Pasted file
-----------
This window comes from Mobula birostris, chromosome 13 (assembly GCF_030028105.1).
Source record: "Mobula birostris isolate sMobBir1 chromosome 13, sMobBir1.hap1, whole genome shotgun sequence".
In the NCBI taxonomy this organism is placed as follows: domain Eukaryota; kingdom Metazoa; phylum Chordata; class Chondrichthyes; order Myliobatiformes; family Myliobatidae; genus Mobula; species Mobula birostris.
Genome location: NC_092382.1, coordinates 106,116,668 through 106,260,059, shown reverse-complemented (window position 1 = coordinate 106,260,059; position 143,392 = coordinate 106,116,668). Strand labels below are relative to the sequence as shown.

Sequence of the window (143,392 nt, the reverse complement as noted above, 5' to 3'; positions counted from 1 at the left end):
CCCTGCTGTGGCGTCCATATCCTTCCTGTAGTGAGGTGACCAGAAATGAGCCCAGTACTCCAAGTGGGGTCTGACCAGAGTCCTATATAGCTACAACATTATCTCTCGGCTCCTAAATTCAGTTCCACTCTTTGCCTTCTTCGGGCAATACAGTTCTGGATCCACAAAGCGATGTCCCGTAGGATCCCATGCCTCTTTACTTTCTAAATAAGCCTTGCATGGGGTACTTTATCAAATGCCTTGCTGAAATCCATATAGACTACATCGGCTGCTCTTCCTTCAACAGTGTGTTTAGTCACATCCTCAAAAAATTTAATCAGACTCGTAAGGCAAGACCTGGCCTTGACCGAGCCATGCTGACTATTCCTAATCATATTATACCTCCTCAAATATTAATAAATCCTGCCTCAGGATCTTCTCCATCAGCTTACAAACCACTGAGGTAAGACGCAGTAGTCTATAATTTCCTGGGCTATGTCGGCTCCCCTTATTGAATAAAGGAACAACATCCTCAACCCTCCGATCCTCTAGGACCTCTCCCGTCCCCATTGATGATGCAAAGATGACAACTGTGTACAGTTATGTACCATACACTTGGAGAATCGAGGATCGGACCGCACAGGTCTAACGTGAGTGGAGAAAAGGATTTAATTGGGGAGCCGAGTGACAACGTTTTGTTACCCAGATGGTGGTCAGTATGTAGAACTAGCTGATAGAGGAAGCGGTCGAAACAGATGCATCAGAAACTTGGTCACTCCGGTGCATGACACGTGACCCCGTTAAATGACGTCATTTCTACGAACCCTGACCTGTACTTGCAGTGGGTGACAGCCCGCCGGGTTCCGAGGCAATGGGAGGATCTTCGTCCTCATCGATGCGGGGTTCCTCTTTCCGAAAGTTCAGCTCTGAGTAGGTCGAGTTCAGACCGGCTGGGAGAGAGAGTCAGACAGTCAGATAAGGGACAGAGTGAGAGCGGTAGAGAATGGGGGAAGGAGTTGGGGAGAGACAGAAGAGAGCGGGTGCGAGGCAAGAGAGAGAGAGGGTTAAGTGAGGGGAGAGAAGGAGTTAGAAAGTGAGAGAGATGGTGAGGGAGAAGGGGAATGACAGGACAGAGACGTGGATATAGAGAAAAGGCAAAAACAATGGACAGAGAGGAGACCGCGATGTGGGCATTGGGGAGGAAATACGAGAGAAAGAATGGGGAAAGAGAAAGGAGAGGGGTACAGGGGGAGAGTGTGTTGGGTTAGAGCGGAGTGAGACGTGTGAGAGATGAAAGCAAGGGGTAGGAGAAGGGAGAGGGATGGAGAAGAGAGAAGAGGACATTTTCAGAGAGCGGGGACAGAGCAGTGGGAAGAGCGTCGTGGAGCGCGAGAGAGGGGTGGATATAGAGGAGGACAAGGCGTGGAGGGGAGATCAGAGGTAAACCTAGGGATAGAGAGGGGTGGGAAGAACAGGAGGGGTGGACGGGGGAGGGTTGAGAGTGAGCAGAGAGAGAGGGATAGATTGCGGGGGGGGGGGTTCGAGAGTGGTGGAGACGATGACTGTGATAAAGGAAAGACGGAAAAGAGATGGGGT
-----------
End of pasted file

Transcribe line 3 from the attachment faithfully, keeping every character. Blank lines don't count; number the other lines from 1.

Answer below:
In the NCBI taxonomy this organism is placed as follows: domain Eukaryota; kingdom Metazoa; phylum Chordata; class Chondrichthyes; order Myliobatiformes; family Myliobatidae; genus Mobula; species Mobula birostris.